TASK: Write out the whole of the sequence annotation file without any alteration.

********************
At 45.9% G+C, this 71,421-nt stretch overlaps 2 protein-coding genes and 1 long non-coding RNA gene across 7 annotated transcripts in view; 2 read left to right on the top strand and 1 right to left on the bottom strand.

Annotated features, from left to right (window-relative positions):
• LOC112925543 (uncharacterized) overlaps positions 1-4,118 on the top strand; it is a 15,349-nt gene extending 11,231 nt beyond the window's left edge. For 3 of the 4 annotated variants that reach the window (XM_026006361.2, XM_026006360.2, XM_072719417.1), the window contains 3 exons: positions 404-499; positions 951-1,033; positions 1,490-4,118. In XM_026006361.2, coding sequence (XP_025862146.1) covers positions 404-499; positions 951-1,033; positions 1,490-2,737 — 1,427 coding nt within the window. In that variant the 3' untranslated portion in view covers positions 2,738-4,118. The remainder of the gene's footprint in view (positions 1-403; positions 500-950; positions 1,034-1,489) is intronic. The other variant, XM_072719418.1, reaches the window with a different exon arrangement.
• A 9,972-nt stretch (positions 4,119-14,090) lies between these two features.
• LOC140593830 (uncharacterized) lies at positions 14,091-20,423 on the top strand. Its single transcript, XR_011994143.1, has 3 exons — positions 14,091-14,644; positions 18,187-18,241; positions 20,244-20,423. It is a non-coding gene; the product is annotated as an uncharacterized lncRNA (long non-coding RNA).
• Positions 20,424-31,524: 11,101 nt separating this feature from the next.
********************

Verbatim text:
At 45.9% G+C, this 71,421-nt stretch overlaps 2 protein-coding genes and 1 long non-coding RNA gene across 7 annotated transcripts in view; 2 read left to right on the top strand and 1 right to left on the bottom strand.

Annotated features, from left to right (window-relative positions):
• LOC112925543 (uncharacterized) overlaps positions 1-4,118 on the top strand; it is a 15,349-nt gene extending 11,231 nt beyond the window's left edge. For 3 of the 4 annotated variants that reach the window (XM_026006361.2, XM_026006360.2, XM_072719417.1), the window contains 3 exons: positions 404-499; positions 951-1,033; positions 1,490-4,118. In XM_026006361.2, coding sequence (XP_025862146.1) covers positions 404-499; positions 951-1,033; positions 1,490-2,737 — 1,427 coding nt within the window. In that variant the 3' untranslated portion in view covers positions 2,738-4,118. The remainder of the gene's footprint in view (positions 1-403; positions 500-950; positions 1,034-1,489) is intronic. The other variant, XM_072719418.1, reaches the window with a different exon arrangement.
• A 9,972-nt stretch (positions 4,119-14,090) lies between these two features.
• LOC140593830 (uncharacterized) lies at positions 14,091-20,423 on the top strand. Its single transcript, XR_011994143.1, has 3 exons — positions 14,091-14,644; positions 18,187-18,241; positions 20,244-20,423. It is a non-coding gene; the product is annotated as an uncharacterized lncRNA (long non-coding RNA).
• Positions 20,424-31,524: 11,101 nt separating this feature from the next.